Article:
Elk in Rocky Mountain National Park
 
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Weed Management for Parks and Open Lands

The Larimer County Department of Natural Resources weed workgroup manages invasive plant species on over 30,000 acres in 27 parks and open lands. Invasive, non-native plants are known as noxious weeds and most are listed under the Colorado Noxious Weed Act. Noxious weeds threaten the ecological integrity, visitor usability of natural areas and negatively impacts the economy. Noxious weeds adapt easily to different eco-systems, displace native plant communities and wildlife and can potentially thrive in Larimer County. Weed specialists take an integrated management approach to contain and control these invasive exotic plants. By incorporating various methods of control and suppression, the long term management of invasive plants is more successful and sustainable. Individual integrated weed management plans are devised, implemented, monitored, and then revised for each of the parks and open lands properties:

  • Carter Lake
  • Devil's Backbone
  • Eagle's Nest
  • Flatiron Reservoir
  • Hermit Park
  • Horsetooth Mountain Open Space
  • Horsetooth Reservoir
  • Lion's Park
  • Pinewood Reservoir
  • Pleasant Valley trail
  • Ramsay-Shockey
  • Red Mountain
  • Rimrock
  • Soderberg Homestead

Every property presents unique challenges that must be taken into consideration when developing a weed management plan. For example, in 2008 at Horsetooth Reservoir the steep hills and lack of four wheel drive access made controlling the densely populated Dalmatian toadflax a difficult task. Instead of utilizing herbicides in these areas, weed specialists have had to rely on the release of the insect bio-control mecinus janthinus, a stem boring weevil, to reduce and suppress the number of Dalmatian toadflax.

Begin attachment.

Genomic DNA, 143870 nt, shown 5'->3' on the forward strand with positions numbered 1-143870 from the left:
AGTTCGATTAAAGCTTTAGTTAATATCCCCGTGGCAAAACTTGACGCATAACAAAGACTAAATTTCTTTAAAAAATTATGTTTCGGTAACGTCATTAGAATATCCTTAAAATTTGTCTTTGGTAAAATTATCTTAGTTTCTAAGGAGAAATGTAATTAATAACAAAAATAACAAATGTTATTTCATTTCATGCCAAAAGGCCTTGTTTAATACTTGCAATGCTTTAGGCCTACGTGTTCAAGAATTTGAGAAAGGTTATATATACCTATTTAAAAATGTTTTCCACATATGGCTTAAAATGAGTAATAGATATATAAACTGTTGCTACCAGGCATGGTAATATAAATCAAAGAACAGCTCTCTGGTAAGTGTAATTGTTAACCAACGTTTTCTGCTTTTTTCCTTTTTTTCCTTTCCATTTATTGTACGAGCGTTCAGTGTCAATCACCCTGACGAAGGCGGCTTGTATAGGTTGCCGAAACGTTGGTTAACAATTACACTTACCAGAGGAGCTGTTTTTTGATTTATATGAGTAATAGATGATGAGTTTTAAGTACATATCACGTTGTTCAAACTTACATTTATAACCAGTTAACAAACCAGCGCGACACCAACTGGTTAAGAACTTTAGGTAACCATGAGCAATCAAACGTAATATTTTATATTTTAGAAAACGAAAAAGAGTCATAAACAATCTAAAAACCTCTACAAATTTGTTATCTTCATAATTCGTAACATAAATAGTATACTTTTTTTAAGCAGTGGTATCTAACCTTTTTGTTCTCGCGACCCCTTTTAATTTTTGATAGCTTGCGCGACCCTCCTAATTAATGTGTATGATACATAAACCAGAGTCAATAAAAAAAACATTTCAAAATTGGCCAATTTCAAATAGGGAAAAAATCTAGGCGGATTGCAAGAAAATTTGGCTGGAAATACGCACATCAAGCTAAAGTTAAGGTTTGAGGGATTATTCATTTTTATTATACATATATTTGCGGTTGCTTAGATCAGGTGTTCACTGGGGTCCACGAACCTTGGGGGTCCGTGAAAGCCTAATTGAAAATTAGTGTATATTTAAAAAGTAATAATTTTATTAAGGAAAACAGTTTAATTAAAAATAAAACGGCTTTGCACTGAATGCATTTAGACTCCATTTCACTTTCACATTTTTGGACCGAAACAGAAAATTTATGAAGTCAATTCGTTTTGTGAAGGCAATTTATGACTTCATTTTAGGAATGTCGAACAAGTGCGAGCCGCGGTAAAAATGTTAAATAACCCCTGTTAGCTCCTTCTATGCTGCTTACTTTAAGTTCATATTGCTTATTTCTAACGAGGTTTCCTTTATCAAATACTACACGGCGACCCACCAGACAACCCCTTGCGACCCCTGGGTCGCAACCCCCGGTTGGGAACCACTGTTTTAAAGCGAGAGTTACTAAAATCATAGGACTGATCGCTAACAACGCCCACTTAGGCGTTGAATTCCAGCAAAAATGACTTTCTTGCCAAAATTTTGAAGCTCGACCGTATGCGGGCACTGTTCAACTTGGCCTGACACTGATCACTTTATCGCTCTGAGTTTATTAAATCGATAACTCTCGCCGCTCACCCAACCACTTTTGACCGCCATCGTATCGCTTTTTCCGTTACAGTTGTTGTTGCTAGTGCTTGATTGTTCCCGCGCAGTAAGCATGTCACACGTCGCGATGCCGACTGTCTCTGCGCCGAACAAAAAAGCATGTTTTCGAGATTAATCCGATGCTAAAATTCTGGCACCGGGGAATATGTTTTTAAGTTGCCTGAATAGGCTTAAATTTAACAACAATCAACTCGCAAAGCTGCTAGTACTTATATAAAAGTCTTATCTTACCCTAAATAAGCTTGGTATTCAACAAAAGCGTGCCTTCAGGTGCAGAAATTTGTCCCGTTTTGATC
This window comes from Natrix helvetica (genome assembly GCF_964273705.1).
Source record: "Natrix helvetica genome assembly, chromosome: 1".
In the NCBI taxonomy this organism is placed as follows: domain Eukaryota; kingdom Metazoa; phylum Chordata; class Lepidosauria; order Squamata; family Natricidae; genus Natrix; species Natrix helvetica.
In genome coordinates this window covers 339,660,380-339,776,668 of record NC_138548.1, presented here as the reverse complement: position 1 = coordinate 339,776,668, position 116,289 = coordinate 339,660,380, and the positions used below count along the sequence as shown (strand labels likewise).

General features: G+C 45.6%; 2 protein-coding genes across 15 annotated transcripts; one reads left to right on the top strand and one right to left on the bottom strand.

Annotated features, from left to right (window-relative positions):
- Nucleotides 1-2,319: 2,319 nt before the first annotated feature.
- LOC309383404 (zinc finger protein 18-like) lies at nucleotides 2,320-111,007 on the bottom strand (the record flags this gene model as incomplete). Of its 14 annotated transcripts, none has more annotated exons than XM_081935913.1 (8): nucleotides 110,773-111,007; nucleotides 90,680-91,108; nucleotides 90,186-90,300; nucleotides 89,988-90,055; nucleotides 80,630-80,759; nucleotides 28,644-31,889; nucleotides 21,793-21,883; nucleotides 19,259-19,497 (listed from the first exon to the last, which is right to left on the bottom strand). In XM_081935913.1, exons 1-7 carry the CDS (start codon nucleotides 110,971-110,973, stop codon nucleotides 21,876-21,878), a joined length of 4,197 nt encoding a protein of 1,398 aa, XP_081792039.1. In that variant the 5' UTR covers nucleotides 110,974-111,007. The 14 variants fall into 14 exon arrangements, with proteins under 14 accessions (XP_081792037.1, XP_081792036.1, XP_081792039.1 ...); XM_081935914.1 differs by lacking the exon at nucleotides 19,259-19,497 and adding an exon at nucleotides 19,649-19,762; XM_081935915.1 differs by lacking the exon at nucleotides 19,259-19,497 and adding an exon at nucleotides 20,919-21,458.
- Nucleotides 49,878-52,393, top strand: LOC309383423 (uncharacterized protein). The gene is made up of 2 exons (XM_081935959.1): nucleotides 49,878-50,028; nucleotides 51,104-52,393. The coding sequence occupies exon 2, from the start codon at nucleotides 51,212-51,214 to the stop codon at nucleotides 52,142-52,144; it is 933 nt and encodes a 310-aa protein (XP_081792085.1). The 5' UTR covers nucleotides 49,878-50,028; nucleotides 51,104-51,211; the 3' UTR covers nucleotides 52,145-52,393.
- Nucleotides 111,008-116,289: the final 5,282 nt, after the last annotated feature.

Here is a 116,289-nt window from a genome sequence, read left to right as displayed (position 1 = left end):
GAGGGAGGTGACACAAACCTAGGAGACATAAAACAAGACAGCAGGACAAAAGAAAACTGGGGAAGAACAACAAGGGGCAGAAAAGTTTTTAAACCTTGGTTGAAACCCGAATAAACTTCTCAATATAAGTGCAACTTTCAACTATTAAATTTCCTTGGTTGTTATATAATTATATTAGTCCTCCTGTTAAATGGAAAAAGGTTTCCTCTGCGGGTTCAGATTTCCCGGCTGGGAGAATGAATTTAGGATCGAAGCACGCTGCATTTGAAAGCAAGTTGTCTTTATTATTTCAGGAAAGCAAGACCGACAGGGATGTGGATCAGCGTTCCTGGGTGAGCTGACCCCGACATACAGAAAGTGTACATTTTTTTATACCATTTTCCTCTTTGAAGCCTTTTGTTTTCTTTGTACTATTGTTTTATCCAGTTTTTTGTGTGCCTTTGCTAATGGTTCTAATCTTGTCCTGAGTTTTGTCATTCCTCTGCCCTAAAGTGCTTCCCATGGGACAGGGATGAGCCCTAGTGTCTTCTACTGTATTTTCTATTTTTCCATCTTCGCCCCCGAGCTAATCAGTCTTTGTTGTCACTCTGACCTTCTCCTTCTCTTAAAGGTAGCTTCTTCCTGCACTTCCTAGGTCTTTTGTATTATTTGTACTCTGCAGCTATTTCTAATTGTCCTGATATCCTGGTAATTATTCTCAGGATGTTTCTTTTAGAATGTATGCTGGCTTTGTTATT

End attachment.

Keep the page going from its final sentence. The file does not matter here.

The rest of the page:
Once released onto the target site, these insects are monitored over an extended period of time to assure population establishment and impact upon the targeted weed species. If successful, the weevil will eventually reduce the population of toadflax to an acceptable threshold.

In Larimer County's Parks and Open Lands some of the most troublesome weeds include: Canada thistle, cheatgrass, Dalmatian toadflax, diffuse knapweed, leafy spurge, moth mullein, musk thistle, myrtle spurge, poison hemlock, Russian knapweed, Russian thistle, Russian olive, tamarisk/saltcedar, Scotch thistle, spotted knapweed, and yellow toadflax. These weeds differ in life cycle, habitat, seed production, sheer abundance and the susceptibility to any one given form of control.

Some other invasive plants that the state of Colorado has classified as 'list A' species, which the weed work group is keeping a high level of vigilance for include: Mediterranean sage, orange hawkweed, purple loosestrife and yellow starthistle.

To report the sighting of any 'list A' species or for any question, call the Larimer County Weed District office at (970) 498 5768. Prevention is the greatest tool to protect the natural integrity of the parks and open lands. The cost is less and the benefits far greater if new weed infestations are kept out or controlled early. By understanding what areas are susceptible to weed invasion, how seeds are transported by people/livestock/pets, and how to properly identify weeds, Larimer County citizens and staff can effectively recognize and prevent new weed invaders from appearing on public lands.

Background Image: Rocky Mountain National Park by Sue Burke. All rights reserved.